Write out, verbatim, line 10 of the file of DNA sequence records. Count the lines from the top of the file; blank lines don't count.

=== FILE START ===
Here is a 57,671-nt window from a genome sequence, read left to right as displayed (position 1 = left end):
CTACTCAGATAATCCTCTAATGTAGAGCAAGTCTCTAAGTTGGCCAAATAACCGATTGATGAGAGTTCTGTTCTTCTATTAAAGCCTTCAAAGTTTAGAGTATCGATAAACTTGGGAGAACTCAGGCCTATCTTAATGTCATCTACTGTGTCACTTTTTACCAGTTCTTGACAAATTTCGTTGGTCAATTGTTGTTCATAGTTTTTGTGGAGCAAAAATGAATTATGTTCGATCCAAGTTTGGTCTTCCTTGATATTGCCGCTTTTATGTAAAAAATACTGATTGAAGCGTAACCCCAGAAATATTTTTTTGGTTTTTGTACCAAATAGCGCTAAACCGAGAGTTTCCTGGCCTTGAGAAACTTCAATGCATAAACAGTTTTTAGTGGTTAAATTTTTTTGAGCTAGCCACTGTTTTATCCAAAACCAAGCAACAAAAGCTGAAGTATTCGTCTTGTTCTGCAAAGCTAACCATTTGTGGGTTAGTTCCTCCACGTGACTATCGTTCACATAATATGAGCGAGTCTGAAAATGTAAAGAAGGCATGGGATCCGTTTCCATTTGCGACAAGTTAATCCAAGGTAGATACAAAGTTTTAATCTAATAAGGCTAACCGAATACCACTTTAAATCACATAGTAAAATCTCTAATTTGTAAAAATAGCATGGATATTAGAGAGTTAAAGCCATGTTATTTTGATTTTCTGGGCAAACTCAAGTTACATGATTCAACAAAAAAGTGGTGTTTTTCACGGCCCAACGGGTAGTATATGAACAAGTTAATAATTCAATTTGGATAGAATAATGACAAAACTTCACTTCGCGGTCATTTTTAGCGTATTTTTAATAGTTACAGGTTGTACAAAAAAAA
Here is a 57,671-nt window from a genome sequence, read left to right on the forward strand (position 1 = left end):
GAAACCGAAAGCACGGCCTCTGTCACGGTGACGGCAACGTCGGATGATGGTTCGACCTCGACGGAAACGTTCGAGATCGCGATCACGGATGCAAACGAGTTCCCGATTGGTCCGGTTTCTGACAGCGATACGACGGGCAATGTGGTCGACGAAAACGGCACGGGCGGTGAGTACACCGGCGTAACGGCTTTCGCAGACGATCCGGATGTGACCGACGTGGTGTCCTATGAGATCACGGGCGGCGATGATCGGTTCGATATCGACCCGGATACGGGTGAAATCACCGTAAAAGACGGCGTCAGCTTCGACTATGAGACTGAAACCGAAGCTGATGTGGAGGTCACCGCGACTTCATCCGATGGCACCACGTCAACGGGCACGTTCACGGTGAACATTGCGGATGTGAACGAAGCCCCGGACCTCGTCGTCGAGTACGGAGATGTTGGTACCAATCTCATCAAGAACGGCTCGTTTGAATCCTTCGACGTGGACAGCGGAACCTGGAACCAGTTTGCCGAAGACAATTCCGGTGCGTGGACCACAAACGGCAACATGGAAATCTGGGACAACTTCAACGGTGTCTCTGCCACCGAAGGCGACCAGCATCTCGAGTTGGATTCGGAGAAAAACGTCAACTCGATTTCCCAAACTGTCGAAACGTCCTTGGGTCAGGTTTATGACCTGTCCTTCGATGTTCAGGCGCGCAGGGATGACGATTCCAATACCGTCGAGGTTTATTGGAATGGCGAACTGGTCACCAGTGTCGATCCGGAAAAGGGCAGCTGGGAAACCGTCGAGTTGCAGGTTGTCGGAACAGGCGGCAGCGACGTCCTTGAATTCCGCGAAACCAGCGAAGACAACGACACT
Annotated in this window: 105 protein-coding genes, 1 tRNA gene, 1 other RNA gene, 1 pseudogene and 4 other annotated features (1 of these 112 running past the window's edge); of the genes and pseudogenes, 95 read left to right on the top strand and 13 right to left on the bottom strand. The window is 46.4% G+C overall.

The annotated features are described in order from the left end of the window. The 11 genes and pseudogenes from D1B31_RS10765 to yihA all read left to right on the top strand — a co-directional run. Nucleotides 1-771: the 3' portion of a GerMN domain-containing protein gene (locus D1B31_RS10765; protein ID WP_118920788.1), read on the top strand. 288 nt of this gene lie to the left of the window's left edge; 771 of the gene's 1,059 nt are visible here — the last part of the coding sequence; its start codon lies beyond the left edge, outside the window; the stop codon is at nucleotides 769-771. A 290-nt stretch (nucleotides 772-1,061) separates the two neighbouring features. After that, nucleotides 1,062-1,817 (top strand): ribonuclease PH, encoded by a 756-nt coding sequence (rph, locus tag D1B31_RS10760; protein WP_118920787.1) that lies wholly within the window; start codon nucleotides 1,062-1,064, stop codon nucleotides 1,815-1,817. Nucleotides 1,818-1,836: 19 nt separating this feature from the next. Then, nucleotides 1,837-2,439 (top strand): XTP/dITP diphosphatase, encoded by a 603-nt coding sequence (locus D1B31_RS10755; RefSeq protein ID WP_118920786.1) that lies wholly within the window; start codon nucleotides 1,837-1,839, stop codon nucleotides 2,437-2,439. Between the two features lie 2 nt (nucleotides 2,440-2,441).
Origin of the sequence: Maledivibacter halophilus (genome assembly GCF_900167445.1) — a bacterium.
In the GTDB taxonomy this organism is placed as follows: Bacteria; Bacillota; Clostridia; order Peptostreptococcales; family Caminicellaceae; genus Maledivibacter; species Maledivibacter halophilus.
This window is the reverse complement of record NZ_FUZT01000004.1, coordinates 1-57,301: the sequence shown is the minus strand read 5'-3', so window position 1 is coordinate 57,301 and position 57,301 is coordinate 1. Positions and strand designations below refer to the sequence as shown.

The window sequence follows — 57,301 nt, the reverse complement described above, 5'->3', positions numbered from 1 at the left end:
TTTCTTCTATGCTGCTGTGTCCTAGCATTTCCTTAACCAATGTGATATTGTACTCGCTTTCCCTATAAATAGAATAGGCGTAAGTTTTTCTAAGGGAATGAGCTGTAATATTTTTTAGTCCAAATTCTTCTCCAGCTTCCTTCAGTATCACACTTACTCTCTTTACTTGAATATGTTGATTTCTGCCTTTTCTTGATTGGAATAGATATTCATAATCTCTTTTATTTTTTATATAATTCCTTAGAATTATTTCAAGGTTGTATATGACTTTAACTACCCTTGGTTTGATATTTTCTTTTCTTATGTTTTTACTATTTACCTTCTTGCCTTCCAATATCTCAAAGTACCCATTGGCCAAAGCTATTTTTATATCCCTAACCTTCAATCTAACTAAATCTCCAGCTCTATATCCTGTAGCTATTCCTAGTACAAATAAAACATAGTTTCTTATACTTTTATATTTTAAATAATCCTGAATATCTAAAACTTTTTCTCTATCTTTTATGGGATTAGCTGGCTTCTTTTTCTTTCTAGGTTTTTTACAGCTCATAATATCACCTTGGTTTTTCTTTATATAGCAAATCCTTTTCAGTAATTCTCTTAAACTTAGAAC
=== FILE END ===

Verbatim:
The window sequence follows — 57,301 nt, the reverse complement described above, 5'->3', positions numbered from 1 at the left end: